When Porsche said it set a speed record with its new Taycan electric car, Elon Musk, CEO of Tesla, wasn’t about to just sit there and take it. He quickly tweeted that Tesla has something in the works that would enable its cars to outdo even Porsche. It’s called Plaid Mode.
Many Tesla (TSLA) cars already offer Ludicrous Mode, which is quicker than the previously available Insane Mode. Using Ludicrous Mode, a Tesla (TSLA) Model S can scurry from a dead stop to 60 miles an hour in less than 2.5 seconds.
Plaid Mode will be faster than Ludicrous Mode and is expected to be available in about a year. It will use three electric motors rather than the two currently in vehicles equipped with Ludicrous, and will be available on Tesla’s Model S, X and, later, in the Roadster, Musk has Tweeted.
The names Ludicrous Mode and Plaid Mode are taken from the movie Spaceballs, a 1987 parody of Star Wars directed by Mel Brooks. In Star Wars, when spaceships entered “hyperspace” and were traveling faster than the speed of light, the movie screen filled with streaks of smeared starlight. In Spaceballs, a spaceship could go so fast that the streaks of lights became plaid.
Porsche set off Musk’s recent spate of Plaid-related tweets by claiming the fastest lap ever by a four-door electric car on Germany’s Nürburgring Nordschleife. It’s a famously challenging 13-mile racetrack on which automakers often test their cars and compare lap times for bragging rights. The Taycan covered it in seven minutes and 42 seconds.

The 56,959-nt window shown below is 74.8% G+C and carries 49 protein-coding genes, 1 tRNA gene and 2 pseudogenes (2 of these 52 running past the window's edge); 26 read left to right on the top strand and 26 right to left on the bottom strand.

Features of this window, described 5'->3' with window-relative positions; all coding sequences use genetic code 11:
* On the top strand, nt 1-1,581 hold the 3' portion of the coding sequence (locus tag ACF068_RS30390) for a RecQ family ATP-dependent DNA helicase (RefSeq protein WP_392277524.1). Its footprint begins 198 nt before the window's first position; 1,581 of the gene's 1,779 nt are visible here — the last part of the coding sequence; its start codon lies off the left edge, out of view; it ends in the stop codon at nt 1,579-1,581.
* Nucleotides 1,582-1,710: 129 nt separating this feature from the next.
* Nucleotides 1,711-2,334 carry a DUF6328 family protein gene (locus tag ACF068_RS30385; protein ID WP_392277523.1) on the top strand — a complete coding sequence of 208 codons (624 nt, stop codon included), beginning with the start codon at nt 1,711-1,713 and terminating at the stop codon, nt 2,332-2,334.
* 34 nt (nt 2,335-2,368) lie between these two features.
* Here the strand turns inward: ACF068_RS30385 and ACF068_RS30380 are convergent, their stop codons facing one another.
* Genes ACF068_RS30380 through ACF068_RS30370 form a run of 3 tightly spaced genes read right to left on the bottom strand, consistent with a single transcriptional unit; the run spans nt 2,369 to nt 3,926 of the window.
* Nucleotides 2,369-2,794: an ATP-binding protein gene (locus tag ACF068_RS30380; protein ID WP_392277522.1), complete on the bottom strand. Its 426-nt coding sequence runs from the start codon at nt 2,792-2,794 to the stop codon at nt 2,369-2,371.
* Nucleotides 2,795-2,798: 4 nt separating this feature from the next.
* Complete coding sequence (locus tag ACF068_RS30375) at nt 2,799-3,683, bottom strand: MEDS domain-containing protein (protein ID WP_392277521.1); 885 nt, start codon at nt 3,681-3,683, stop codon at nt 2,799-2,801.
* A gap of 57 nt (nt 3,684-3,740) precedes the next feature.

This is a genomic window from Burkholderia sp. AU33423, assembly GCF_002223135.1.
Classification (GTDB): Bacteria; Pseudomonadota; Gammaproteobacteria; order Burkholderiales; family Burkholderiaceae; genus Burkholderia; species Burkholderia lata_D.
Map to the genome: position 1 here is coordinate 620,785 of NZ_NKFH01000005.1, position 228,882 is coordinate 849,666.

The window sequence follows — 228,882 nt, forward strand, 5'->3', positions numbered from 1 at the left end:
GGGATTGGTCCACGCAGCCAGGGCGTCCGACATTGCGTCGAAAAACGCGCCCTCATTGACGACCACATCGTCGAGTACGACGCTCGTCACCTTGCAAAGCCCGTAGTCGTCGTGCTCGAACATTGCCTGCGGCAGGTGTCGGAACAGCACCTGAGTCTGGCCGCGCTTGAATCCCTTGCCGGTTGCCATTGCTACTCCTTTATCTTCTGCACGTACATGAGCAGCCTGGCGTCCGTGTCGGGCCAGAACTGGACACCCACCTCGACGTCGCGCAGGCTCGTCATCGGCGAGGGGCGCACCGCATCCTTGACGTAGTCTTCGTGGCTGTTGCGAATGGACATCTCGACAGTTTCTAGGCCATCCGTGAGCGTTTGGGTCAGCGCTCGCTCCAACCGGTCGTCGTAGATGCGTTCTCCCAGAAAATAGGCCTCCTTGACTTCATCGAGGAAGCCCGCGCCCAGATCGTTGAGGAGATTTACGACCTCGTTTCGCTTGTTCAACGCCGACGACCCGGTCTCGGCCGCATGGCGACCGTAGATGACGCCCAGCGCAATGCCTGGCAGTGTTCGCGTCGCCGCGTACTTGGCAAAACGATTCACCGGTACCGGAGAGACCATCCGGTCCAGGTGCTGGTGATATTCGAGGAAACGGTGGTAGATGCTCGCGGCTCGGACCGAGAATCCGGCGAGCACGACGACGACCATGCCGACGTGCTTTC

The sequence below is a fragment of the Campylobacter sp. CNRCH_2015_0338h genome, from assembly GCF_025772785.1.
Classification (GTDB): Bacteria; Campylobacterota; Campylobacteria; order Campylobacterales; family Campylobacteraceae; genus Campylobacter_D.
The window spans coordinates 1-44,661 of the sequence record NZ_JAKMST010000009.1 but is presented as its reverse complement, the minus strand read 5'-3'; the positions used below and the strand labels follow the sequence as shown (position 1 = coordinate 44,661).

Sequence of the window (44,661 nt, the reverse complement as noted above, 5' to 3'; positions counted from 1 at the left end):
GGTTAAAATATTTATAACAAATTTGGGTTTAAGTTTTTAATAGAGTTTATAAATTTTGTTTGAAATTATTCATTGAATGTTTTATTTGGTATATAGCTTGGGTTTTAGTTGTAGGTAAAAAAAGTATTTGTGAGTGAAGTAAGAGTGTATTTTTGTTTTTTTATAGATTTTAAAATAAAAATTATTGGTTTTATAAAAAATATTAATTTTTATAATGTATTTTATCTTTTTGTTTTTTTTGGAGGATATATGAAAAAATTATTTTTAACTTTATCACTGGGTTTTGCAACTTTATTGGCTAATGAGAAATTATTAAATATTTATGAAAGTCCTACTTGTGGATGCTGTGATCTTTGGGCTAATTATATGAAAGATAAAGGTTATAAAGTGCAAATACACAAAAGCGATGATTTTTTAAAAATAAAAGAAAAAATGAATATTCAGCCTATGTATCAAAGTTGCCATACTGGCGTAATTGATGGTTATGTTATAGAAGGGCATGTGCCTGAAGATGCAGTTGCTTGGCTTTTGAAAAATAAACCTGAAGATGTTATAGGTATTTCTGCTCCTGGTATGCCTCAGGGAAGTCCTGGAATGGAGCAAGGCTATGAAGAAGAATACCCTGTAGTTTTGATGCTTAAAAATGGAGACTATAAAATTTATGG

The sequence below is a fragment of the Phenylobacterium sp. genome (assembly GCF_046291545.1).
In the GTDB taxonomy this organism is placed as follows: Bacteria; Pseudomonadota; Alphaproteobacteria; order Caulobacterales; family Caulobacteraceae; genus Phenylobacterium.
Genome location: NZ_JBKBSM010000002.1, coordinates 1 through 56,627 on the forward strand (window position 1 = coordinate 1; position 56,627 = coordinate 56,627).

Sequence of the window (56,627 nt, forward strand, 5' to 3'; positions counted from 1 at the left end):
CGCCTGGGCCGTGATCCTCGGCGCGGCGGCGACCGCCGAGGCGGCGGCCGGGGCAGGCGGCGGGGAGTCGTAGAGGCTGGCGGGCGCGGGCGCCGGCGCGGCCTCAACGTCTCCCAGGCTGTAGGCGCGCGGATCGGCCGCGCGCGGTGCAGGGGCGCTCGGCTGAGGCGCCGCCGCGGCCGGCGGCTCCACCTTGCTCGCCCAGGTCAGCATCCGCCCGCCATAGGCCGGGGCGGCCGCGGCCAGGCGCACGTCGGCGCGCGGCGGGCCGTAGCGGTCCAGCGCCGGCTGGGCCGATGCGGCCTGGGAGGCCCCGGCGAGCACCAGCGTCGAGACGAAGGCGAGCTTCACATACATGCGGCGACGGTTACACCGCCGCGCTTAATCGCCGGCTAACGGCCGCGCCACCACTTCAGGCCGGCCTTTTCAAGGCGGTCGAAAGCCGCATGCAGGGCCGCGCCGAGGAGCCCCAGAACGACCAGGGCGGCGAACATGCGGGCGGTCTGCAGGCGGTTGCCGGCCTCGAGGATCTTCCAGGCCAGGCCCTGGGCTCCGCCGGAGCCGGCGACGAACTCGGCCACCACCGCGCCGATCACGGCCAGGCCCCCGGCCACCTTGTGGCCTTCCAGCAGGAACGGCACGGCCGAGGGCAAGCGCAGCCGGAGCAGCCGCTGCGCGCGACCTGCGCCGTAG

Porsche’s point in recording a fast lap time was to show that its car had performance capabilities beyond just zero to 60 acceleration. Quick acceleration over short distances is relatively easy to achieve in an electric car, but there’s much more to being a performance car. That includes being able to corner fast with ease and to withstand aggressive driving for many miles. This last factor is important because electric car batteries and motors can overheat and give out under prolonged aggressive driving.
“For us, actually having a decent time on the Nürburgring is important because that’s a way to measure where we are for us, internally, but also for the world outside us,” Klaus Zellmer, CEO of Porsche North America, said in a recent interview.
On September 5, the same day Porsche revealed the Taycan and boasted of its lap time, Musk tweeted that Tesla would bring a Model S to the Nürburgring. A few days later, Tesla tweeted that a Model S equipped with new Plaid Mode had set an unofficial record on California’s Laguna Seca track.
Another milestone seemed to have occurred in Germany, too. On Tuesday, Road & Track, citing an unnamed eyewitness with a timer, reported that a highly modified Tesla Model S had lapped the Nordschleife, or North loop, in just seven minutes and 23 seconds, nearly 20 seconds faster than the Taycan. Other publications, including the German magazine, Auto Motor Und Sport, also wrote about the lap.
The lap times aren’t entirely comparable, though, because Porsche’s record lap was in a final production version of the Taycan Turbo, while the Tesla was apparently a test car, not a street-legal production car. Much of its interior had been removed, making the car lighter, for instance, according to media reports.
Porsche declined to comment on the reports about Tesla’s lap. Tesla also declined to comment.
The same day the reports came out, Musk tweeted that the upcoming Tesla Roadster will beat the overall record for any car, electric or gas, on the Nürburgring Nordshschleife. So now, it seems, Tesla is going after everyone.